An opportunity

Right now, colleges and universities provide a useful bundling of services and experiences. Graduates get an education — academic knowledge and grit. Society (private and public organizations) gets relatively easily understood resources (i.e., educated citizens) that is has learned to allocate in productive ways. An opportunity exists for a new type of organization to structure a virtual education from a set of unbundled educational experiences, services, and classes that are pre-approved to grant the person who completes them as a “graduate”. (That is, an accreditation agency would sign off on this organization’s claim that a graduate has been educated.) This should reduce the cost of completing the education while also making it easier for students to complete since the answers to the two questions are, if not fully answered, at least extensively outlined for them.

I, for one, am waiting for such an organization to appear. It would certainly make higher education potentially more competitive, higher quality, less expensive and open to more people.

Educational technology and Christensen’s disruptive change framework

The major challenge facing higher education has been brought about by educational technology and its ability to bring about disruptive change. In March 2000 Clayton Christensen and Michael Overdorf wrote “Meeting the challenge of disruptive change” (Harvard Business Review), which discussed why so many successful companies have such trouble innovating, and then laid out decision rules that set out plans for action for companies in order to give them the best chance for successfully innovating. This seems like a fairly direct application of this framework, and one that I would expect my students to bring up fairly quickly in their analysis when thinking about what higher education institutions should be doing in relation to this challenge.

The innovation framework

The authors described a 2×2 framework, with one axis being fit with organizational processes, and the other being fit with organizational values. The idea is that the path towards innovation depends upon the fit between the existing organization and the innovation needed:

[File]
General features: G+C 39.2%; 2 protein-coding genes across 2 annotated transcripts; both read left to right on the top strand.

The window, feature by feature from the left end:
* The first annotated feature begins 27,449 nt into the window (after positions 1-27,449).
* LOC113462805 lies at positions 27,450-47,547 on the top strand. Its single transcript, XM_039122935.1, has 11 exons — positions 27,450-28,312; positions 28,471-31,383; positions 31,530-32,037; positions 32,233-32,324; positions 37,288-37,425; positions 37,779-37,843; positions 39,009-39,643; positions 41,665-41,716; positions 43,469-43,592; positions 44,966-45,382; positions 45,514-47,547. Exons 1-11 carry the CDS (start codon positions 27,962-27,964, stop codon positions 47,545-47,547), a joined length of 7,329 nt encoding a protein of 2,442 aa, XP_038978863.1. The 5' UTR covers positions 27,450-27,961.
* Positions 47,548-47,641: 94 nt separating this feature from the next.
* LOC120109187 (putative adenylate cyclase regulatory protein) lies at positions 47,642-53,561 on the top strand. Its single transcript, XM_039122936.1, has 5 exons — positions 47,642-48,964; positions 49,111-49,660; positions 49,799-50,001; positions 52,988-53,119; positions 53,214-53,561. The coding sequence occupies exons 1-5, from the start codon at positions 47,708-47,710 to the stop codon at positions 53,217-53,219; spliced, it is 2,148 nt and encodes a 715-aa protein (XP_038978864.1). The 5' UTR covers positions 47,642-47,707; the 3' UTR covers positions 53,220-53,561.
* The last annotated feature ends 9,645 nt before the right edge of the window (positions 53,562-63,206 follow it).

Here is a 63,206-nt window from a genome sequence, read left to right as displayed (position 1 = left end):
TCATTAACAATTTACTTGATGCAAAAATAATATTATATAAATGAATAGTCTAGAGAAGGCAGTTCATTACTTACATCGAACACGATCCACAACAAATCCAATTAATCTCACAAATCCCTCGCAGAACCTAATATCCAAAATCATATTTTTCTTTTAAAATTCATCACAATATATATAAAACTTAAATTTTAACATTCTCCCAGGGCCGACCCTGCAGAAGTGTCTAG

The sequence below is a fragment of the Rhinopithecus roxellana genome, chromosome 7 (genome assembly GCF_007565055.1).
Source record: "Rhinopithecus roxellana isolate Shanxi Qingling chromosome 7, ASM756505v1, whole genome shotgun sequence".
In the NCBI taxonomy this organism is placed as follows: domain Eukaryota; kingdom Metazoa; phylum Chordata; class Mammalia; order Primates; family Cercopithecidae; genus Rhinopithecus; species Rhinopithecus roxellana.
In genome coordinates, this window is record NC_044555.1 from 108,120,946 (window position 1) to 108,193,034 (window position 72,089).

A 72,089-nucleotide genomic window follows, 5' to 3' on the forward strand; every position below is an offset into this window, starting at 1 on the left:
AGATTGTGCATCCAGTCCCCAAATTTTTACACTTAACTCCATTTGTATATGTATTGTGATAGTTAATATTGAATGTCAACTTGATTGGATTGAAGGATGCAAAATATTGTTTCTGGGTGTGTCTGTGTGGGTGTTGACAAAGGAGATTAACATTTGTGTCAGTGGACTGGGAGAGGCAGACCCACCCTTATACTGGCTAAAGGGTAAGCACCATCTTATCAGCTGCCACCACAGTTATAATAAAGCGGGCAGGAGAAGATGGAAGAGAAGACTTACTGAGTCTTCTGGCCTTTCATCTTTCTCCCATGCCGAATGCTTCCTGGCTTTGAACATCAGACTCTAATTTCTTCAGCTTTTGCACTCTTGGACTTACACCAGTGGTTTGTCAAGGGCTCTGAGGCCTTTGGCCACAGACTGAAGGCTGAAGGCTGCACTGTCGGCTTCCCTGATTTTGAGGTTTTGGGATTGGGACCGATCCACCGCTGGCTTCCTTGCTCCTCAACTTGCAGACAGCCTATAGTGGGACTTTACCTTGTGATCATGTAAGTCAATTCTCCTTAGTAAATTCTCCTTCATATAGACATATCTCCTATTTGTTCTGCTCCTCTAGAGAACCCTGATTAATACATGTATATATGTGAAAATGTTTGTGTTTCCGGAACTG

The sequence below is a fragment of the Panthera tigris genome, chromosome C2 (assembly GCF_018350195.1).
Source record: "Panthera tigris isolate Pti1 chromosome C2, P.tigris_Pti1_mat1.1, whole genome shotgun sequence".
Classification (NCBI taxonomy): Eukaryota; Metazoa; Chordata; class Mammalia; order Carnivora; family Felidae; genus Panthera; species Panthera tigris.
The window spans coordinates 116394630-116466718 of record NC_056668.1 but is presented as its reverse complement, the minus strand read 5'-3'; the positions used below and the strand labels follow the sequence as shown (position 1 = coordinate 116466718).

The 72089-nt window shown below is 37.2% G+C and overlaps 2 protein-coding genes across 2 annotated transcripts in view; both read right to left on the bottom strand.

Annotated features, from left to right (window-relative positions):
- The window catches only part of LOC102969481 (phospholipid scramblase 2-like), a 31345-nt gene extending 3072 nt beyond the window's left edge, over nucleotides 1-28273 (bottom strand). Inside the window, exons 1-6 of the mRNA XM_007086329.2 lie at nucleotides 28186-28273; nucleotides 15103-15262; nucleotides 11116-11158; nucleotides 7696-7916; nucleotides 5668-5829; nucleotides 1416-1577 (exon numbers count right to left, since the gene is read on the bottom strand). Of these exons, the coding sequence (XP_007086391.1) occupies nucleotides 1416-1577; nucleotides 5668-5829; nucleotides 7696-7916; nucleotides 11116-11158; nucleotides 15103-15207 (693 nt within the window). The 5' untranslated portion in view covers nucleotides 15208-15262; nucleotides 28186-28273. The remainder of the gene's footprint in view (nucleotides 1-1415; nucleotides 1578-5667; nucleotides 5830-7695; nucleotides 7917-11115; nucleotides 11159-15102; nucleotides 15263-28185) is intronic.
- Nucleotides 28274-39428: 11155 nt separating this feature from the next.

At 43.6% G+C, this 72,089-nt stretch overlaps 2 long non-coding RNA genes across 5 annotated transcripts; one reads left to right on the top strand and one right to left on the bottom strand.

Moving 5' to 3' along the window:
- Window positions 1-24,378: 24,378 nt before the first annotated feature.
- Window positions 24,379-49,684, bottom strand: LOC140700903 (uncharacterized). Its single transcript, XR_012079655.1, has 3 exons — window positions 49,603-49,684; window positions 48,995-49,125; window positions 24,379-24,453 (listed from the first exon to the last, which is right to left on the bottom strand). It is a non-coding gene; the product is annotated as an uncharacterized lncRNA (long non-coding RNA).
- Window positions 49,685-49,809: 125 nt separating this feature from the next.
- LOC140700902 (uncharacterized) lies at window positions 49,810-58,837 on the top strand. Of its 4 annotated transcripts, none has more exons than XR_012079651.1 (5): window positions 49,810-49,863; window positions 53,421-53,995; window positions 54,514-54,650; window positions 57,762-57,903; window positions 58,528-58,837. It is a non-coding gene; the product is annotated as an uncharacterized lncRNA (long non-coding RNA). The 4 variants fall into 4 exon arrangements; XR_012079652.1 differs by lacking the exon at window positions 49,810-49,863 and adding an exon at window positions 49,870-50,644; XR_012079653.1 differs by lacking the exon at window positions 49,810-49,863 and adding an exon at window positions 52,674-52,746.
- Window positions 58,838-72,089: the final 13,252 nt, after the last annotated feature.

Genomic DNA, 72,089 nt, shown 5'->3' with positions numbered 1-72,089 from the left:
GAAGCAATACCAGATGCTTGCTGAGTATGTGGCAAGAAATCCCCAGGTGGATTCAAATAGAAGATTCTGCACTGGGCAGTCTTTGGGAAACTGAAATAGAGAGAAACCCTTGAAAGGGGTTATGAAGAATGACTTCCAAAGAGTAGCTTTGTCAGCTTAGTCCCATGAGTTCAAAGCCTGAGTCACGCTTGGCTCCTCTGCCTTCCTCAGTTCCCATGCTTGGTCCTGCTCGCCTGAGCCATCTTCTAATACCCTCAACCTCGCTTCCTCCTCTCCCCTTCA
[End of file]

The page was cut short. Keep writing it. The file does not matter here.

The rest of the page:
Processes Well Poorly
Well Functional or light-weight teams Heavyweight team, developed in-house, then spun off
Poorly Heavyweight team, within organization Heavyweight team, separate spin-off or acquired organization

Applying the framework to higher education

I think it’s fairly clear to anyone who has been around higher education for any period of time that it does not have the right values to innovate. Everything about higher education is centered on stability and incremental change. From the framework we can now see that we’re going to end up with a heavyweight team that will eventually have the commercialization of the project be in a separate organization. The only remaining option is whether development will be done in-house or in a spin-off organization.

This option is determined by whether or not the existing organization has the right processes to innovate. Here I am just going to focus on the decision-making protocols (one of the significant processes) of a fairly typical top business school. Each tenured faculty member has what amounts to lifetime employment and operates more-or-less as an independent contractor. He is accustomed to teaching the classes he wants, how he wants, with the topics he wants, in the programs he wants, and generally at the times he wants. Sure, not every professor gets what he wants every time, but the professor expects his desires to be taken into account. When major questions are addressed, task forces are convened, data is gathered, committees are formed, faculty meetings are held (and held and held), further data is gathered, votes are called and postponed, more meetings are held, and then the proverbial camel emerges from the other end. Then, assuming that some type of decision is made, actually getting faculty to do something significant is another matter entirely — the phrase “herding cats” is frequently bandied about. So, I would say “no,” higher education generally does not have the right processes to innovate.


Thus, according to the innovation framework above, this would say that when a higher education institution is addressing the wholesale changes required by technology, they should create a heavyweight team dedicated to the inovation task. The team should have complete responsibility for its success, and it should end up operating in a separate spin-off or acquired organization.

The next question is how should this be done? For a future post…

Technology turbocharges a new educational philosophy

We can be empowered by the community we live, work, and learn with.

In this article I add a couple of points to my ongoing analysis of the new educational philosophy that is becoming apparent to me, and then I describe how technology makes this superior experience more frequently available to more people.

A new educational philosophy for large classes

In this article I proposed that the way to provide a great education at a lower cost is based on the concept of community:

Students have to feel they are part of a supportive and available educational community — as both givers and receivers of that support — as they strive toward personally relevant goals.

I have previously emphasized some concepts underlying this philosophy: